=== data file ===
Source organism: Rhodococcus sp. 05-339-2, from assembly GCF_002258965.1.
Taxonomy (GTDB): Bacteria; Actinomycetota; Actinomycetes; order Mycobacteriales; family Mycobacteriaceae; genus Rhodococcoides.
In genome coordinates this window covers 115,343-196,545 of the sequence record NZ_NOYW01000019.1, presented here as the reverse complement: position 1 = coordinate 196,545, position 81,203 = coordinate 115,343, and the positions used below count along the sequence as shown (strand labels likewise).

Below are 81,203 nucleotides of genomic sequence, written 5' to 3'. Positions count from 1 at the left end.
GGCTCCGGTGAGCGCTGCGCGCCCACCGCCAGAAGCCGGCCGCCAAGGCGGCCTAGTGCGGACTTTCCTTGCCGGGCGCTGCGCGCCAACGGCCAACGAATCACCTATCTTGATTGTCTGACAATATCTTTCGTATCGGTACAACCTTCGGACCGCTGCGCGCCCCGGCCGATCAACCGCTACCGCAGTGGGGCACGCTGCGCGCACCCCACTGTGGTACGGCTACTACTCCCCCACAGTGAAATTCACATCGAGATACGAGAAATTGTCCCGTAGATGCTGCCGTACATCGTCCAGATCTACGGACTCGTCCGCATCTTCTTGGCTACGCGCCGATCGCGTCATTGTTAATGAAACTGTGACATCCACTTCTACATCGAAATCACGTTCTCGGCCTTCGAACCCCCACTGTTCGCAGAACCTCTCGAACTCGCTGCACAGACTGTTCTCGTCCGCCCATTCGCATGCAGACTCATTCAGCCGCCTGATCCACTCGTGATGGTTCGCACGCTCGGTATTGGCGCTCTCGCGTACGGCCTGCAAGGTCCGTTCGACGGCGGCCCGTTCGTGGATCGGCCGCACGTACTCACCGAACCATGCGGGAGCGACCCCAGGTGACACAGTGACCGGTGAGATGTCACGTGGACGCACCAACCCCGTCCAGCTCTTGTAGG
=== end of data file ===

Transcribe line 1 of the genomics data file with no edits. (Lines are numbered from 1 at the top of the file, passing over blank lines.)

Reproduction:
Source organism: Rhodococcus sp. 05-339-2, from assembly GCF_002258965.1.